Letters are fun.

(I'm admittedly a little irritated because Kana Hanazawa is a genuinely brilliant voice actor, and in this series she's been given a single emotion to play: Breathy, shy alarm. So, if you want to see Hanazawa's work with other characters, here's a short list of suggestions: Want a character who's somewhat like Naho, but more proactive and with more going on in her life? Try Durarara!!, in which she plays Anri. Want a character who starts off sweet and cheerful and becomes absolutely psychotic? Try Akame ga Kill, where she plays Seryu Ubiquitous. Want a character who initially starts off as being very similar to Naho, but then rapidly undergoes character development into a much more proactive, much more strong-willed character? Try Psycho-Pass, in which she plays lead character Akane Tsunemori.)

The next awkward scene is one that actually doesn't involve Naho and Kakeru at all, and instead involves Suwa informing the others that he isn't going to confess his feelings to Naho because he doesn't want to hurt Kakeru, and the others reacting with shock and alarm, while eventually saying they want to support him. This scene is a little difficult largely because it sets up the exact opposite story the writers are trying to set up: In a series where the main characters both tend to be quite passive and retiring, Suwa being proactive, making sacrifices, and having genuine internal conflict beyond 'I'm an incredibly passive person and don't want to do anything,' frames him as the protagonist.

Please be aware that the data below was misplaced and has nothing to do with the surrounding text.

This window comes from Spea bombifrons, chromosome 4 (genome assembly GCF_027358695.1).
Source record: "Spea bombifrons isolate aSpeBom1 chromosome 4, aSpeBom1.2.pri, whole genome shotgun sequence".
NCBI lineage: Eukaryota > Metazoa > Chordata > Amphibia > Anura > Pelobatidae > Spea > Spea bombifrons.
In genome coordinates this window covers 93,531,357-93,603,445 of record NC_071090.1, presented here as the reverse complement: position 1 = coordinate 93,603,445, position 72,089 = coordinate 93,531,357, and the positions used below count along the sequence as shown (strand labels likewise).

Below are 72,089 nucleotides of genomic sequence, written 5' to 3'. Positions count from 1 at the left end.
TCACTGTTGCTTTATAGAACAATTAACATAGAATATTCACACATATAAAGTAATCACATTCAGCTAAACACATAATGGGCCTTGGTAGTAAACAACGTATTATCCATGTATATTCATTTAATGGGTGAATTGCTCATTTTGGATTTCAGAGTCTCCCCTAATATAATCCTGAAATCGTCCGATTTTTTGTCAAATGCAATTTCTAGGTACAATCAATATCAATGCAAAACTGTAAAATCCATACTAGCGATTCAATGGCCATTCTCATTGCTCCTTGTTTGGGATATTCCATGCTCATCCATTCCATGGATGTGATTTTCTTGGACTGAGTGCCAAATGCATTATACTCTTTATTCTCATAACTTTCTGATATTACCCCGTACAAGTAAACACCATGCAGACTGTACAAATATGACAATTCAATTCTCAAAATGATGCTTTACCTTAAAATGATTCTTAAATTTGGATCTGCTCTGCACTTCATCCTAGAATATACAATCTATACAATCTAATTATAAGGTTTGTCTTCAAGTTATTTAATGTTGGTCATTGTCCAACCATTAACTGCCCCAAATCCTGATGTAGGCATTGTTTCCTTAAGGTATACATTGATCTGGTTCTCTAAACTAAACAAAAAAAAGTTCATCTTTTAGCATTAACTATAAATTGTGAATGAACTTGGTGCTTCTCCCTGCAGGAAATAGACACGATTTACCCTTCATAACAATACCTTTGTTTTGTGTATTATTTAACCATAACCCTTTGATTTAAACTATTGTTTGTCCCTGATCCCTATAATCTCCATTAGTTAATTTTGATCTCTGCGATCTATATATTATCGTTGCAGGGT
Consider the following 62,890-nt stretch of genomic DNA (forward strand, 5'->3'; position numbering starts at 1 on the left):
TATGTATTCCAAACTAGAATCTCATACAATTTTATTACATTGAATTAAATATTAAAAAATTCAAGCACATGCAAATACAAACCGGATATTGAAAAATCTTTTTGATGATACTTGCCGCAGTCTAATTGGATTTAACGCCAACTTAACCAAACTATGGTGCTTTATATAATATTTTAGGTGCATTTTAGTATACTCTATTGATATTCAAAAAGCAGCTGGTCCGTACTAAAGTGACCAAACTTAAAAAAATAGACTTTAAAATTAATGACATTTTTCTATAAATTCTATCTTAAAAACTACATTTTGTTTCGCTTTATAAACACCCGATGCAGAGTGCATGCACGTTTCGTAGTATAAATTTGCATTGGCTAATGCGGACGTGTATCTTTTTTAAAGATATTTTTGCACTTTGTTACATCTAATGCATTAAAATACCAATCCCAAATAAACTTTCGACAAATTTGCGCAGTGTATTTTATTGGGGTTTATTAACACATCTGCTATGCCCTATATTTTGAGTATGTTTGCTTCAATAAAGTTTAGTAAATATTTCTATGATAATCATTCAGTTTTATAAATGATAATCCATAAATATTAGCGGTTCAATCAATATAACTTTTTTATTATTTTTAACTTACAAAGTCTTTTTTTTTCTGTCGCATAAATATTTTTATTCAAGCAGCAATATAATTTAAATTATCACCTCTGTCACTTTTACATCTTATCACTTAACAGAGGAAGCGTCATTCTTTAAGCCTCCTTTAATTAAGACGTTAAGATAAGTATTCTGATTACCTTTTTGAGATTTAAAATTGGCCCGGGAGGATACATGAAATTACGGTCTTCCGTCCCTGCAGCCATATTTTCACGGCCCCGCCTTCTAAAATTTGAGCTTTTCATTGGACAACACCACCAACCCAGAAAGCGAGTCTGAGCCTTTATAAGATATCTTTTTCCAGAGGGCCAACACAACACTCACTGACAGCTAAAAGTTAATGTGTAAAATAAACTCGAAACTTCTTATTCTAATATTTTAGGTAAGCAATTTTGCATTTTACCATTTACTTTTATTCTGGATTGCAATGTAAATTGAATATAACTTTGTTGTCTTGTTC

Watching that scene, my prevailing thoughts were all along the lines that, actually, it would be a more satisfying ending if Suwa got together with Naho -- if, in this story about regrets and earnestly attempting to change the past, it wouldn't mesh better if Naho's marriage to Suwa was one thing she did not want to change, and if Suwa's actions over the series made her realise that.

Oh wow a genuine moment of human connection.

If Naho and Kakeru had chemistry, any kind of independent romantic moments not instigated by one of their friends, or any indication that their mutual passivity and anxiety wasn't a recipe for a self-destructive spiral of misery, I might not think that, but they don't. I have trouble buying that either of them are truly interested in each other, because they are constantly needing their friends to shove them together.